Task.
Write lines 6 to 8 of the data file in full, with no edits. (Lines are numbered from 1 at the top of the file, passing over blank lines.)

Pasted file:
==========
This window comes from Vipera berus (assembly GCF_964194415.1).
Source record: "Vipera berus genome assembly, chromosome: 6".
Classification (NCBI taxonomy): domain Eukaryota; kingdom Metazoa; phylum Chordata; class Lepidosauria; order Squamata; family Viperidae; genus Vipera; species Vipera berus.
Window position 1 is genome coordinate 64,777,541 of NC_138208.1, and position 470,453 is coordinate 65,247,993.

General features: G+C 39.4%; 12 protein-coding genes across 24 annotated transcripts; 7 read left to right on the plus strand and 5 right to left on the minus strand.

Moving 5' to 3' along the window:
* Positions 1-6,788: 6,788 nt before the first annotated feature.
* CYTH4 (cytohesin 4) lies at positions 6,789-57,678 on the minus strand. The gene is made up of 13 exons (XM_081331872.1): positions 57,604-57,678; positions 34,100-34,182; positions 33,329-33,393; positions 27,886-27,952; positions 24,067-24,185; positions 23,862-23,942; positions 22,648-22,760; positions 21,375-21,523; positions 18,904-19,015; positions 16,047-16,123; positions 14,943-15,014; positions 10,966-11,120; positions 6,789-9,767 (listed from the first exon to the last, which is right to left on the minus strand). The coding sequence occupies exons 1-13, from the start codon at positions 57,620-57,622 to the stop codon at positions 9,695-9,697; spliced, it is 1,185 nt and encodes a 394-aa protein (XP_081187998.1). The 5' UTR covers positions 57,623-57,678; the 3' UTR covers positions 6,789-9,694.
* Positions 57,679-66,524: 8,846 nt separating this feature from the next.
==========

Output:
Moving 5' to 3' along the window:
* Positions 1-6,788: 6,788 nt before the first annotated feature.
* CYTH4 (cytohesin 4) lies at positions 6,789-57,678 on the minus strand. The gene is made up of 13 exons (XM_081331872.1): positions 57,604-57,678; positions 34,100-34,182; positions 33,329-33,393; positions 27,886-27,952; positions 24,067-24,185; positions 23,862-23,942; positions 22,648-22,760; positions 21,375-21,523; positions 18,904-19,015; positions 16,047-16,123; positions 14,943-15,014; positions 10,966-11,120; positions 6,789-9,767 (listed from the first exon to the last, which is right to left on the minus strand). The coding sequence occupies exons 1-13, from the start codon at positions 57,620-57,622 to the stop codon at positions 9,695-9,697; spliced, it is 1,185 nt and encodes a 394-aa protein (XP_081187998.1). The 5' UTR covers positions 57,623-57,678; the 3' UTR covers positions 6,789-9,694.